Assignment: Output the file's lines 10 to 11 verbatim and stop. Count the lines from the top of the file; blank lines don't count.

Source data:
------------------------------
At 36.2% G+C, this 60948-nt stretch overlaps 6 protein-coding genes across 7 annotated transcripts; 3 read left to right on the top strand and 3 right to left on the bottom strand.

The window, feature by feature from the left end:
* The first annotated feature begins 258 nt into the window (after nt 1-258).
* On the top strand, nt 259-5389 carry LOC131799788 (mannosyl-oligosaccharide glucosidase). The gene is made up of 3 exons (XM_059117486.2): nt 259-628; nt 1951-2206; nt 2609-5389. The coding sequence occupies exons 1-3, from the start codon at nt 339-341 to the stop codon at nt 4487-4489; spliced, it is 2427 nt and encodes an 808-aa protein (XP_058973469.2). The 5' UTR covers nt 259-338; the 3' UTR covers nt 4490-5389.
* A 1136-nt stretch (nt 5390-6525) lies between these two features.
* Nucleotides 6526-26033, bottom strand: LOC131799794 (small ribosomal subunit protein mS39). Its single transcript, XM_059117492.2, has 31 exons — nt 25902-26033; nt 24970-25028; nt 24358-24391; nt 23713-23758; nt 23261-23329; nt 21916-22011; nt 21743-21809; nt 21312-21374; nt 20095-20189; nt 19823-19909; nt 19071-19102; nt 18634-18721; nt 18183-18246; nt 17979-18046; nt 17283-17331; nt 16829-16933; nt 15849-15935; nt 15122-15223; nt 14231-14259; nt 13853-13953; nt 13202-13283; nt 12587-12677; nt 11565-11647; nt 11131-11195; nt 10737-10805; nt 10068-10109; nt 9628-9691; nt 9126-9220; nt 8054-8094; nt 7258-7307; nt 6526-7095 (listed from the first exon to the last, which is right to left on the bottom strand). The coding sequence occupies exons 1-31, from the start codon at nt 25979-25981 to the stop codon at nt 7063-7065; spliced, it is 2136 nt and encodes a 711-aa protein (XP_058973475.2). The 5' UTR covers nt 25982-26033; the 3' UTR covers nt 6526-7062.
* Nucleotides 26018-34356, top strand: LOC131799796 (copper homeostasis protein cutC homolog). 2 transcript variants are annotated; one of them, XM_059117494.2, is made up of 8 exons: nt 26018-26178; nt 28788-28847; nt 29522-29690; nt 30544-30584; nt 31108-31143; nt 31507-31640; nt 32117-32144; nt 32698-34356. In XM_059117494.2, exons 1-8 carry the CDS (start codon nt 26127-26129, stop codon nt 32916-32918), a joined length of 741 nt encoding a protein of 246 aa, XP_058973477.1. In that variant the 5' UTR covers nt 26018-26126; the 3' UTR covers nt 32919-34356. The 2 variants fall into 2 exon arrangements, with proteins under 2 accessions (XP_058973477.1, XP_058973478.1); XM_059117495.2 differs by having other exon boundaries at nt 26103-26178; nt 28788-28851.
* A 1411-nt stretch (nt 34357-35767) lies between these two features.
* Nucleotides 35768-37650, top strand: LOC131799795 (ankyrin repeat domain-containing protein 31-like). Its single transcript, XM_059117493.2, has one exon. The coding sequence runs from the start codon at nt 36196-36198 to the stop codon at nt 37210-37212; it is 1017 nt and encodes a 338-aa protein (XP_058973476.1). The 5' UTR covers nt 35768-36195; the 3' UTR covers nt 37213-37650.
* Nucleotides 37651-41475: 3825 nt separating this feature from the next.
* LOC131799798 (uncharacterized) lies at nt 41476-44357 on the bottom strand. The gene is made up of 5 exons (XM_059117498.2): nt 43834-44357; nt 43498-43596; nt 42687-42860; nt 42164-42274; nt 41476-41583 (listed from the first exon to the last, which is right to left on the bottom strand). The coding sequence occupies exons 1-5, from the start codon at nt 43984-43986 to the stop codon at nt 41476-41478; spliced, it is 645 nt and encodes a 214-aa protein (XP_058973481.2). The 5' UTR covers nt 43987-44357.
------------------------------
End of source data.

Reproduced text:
* Nucleotides 37651-41475: 3825 nt separating this feature from the next.
* LOC131799798 (uncharacterized) lies at nt 41476-44357 on the bottom strand. The gene is made up of 5 exons (XM_059117498.2): nt 43834-44357; nt 43498-43596; nt 42687-42860; nt 42164-42274; nt 41476-41583 (listed from the first exon to the last, which is right to left on the bottom strand). The coding sequence occupies exons 1-5, from the start codon at nt 43984-43986 to the stop codon at nt 41476-41478; spliced, it is 645 nt and encodes a 214-aa protein (XP_058973481.2). The 5' UTR covers nt 43987-44357.